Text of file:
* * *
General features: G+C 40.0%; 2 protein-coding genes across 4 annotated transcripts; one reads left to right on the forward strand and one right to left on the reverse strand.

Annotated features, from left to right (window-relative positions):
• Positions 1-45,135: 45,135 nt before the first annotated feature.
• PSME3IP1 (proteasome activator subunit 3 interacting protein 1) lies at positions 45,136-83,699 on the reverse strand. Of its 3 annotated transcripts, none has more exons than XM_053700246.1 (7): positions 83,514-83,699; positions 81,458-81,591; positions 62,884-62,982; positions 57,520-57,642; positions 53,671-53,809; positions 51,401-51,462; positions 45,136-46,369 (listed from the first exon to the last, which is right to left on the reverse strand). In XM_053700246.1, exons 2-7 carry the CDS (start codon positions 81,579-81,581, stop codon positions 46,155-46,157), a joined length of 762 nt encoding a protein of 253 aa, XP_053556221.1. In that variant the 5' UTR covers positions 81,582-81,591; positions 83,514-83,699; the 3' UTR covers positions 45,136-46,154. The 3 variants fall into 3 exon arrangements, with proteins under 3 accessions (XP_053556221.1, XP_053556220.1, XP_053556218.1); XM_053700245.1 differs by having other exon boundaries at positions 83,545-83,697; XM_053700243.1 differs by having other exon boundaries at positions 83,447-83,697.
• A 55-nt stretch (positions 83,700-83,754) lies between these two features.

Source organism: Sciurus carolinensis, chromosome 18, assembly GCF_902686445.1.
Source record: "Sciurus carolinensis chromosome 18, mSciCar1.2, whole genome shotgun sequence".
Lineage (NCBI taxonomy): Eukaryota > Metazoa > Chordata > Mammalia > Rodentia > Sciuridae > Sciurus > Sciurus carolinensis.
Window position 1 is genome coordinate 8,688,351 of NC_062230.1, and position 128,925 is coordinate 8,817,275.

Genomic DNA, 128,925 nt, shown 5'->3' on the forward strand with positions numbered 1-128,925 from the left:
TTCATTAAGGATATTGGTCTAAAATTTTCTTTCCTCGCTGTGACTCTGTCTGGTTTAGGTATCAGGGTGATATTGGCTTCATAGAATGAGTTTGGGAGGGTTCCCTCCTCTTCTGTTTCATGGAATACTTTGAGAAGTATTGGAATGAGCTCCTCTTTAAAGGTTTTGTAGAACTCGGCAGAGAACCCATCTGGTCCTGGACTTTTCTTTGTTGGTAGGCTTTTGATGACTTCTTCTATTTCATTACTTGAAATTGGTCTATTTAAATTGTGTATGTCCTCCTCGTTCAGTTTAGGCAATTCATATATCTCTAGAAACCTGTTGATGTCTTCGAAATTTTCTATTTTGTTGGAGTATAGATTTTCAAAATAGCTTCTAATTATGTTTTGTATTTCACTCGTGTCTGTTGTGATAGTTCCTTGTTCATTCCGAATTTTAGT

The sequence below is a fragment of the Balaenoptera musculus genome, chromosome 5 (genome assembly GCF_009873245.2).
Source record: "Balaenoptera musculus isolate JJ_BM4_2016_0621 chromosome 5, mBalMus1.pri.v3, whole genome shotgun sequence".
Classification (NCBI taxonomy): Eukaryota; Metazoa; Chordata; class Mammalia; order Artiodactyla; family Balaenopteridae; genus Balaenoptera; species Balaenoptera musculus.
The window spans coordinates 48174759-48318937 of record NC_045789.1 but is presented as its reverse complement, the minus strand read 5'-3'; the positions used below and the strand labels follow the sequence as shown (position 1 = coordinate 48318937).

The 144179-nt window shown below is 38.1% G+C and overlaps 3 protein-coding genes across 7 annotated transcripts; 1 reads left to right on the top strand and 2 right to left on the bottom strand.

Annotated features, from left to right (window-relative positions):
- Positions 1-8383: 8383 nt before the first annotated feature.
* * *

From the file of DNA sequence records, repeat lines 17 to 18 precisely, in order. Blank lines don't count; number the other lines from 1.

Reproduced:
Annotated features, from left to right (window-relative positions):
- Positions 1-8383: 8383 nt before the first annotated feature.